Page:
NEW YORK (Reuters) - Pioneering South American abstract artists, led by Uruguay’s Joaquin Torres-Garcia, Brazilian Sergio Camargo and Venezuelan Carlos Cruz-Diez, were the top sellers at Sotheby’s Latin American art auction.
Torres Garcia’s 1931 “Composition Constructive,” fetched $1.4 million in the Tuesday evening sale, which totaled $14.7 million with records set for works by Venezuelan artists.
“Latin American art abstraction was keenly sought after,” said Axel Stein, Sotheby’s Latin American art chief.
An unidentified South American buyer purchased “Composition Constructive,” which uses a grid to encase kitchen utensils, vases and pitchers in squares and rectangles, and adds triangles to portray a standing man and double-masted sailing ship.
Camargo’s 1969 “Untitled (Relief No. 263),” a labyrinth of whitewashed cylinders, tips slanting in myriad directions amid dark recesses, sold for $845,000, and Venezuelan Carlos Cruz-Diez’s 1975 “Physichromie UBS Rouge” sculpture fetched $845,000, setting a world auction record for the artist.
Along with other Venezuelans, Cruz-Diez helped to pioneer kinetic art. Typically the genre’s abstract sculptures play with optical illusion, seeming to vibrate as viewers walk past.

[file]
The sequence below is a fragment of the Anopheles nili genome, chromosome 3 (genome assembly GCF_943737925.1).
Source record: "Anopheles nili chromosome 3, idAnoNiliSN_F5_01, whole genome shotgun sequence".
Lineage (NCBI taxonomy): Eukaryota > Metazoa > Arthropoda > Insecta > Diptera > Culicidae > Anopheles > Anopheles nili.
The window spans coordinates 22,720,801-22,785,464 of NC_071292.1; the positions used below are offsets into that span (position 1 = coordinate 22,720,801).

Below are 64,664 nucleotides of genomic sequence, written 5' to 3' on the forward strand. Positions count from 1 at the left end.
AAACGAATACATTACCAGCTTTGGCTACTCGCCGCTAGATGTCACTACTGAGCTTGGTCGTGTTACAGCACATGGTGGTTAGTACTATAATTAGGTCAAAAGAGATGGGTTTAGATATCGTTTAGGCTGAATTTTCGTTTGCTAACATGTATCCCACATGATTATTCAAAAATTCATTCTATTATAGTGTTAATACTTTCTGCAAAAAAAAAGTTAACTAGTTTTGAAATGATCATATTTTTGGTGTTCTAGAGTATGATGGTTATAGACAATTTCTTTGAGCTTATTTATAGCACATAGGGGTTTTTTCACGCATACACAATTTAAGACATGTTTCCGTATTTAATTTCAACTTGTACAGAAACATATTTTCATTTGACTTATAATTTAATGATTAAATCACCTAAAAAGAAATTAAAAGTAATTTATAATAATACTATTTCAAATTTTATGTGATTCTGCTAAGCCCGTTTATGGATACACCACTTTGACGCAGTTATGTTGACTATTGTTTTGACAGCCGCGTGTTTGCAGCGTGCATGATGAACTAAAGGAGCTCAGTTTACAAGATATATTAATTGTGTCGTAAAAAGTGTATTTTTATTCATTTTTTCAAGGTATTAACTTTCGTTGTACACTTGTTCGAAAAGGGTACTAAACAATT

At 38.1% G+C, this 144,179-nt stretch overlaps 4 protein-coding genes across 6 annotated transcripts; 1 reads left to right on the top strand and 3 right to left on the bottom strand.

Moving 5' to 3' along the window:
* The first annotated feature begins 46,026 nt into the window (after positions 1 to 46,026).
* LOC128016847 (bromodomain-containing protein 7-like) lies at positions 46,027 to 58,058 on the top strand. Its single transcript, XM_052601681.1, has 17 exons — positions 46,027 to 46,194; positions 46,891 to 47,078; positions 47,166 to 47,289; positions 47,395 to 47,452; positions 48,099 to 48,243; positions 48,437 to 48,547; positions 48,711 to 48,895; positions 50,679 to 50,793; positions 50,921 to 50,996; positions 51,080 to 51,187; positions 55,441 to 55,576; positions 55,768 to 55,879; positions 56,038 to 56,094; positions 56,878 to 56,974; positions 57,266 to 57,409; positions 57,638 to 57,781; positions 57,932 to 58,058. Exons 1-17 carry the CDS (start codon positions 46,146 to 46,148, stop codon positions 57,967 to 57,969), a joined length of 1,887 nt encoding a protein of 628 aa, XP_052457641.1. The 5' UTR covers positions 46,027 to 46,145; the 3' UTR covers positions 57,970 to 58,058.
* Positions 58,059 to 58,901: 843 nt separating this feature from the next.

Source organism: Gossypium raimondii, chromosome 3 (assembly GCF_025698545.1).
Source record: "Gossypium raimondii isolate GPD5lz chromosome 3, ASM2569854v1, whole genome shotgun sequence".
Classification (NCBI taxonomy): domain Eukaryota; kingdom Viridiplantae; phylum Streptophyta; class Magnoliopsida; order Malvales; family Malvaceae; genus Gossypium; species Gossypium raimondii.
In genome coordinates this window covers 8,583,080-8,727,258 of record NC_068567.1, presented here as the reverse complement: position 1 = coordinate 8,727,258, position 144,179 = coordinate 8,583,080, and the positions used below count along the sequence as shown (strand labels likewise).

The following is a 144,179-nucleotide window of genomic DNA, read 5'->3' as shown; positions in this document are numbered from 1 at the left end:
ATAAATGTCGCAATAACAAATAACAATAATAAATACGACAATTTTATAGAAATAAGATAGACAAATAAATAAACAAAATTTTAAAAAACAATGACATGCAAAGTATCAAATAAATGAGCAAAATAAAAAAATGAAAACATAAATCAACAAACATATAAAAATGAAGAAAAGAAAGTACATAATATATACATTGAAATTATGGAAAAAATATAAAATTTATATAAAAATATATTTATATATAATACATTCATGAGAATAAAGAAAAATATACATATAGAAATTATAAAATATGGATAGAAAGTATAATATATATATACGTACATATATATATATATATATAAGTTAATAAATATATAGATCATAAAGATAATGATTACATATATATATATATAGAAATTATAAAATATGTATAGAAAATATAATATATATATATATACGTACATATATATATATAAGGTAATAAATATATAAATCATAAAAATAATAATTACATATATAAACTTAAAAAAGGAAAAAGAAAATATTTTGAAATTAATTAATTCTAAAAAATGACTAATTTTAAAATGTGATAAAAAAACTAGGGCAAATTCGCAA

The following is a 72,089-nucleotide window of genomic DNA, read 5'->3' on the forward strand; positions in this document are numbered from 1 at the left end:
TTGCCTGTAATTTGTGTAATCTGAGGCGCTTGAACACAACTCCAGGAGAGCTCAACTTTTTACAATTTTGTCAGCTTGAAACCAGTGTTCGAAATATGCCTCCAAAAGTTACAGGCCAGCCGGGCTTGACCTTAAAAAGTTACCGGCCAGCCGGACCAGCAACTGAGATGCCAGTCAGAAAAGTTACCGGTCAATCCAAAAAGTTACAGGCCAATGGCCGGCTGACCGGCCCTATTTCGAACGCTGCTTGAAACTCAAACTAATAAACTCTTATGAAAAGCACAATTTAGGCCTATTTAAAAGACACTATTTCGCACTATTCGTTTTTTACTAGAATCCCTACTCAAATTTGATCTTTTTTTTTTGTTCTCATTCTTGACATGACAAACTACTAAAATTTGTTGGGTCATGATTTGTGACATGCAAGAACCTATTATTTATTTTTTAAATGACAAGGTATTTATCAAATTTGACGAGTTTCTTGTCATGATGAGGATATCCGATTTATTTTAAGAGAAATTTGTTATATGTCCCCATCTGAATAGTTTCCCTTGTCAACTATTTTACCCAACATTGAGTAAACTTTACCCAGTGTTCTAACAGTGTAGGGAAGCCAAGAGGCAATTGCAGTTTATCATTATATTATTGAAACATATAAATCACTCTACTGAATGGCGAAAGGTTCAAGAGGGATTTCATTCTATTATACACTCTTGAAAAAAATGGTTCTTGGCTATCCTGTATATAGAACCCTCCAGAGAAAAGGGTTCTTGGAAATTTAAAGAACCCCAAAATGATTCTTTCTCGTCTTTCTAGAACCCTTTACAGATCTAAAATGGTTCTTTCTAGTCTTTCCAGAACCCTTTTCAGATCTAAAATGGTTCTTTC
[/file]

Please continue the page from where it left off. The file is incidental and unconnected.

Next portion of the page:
The 18-foot (5.6-meter) tall “Physichromie UBS Rouge” consists of acrylic paint and Plexiglas coated elements on aluminum. The work displays almost the entire color spectrum with red remaining dominant throughout, according to Sotheby’s.
Fellow Venezuelan kinetic artist Jesus Rafael Soto’s 1965 “Grand Relation Bleu et Noir” sold for $485,000, exceeding its top pre-sale estimate of $300,000.
Contemporary Venezuelan abstract artist Arturo Herrera set an auction record for his work with the $389,980 sale of an untitled 2003 printed-paper cutout, which features snippets of classified ads and comic strips.
Colombian artist Fernando Botero’s 1986 oil on canvas “Arcangel San Miguel” (Archangel St. Michael), sold for $815,000, the fourth-highest price achieved at the auction.
“Arcangel San Miguel closely follows the iconography of the angel in Andean tradition, showing the archangel in a large straw hat sporting the royal feature plumes of Inca nobility,” Sotheby’s said.
Reporting by Walker Simon; Editing by Patricia Reaney and Leslie Gevirtz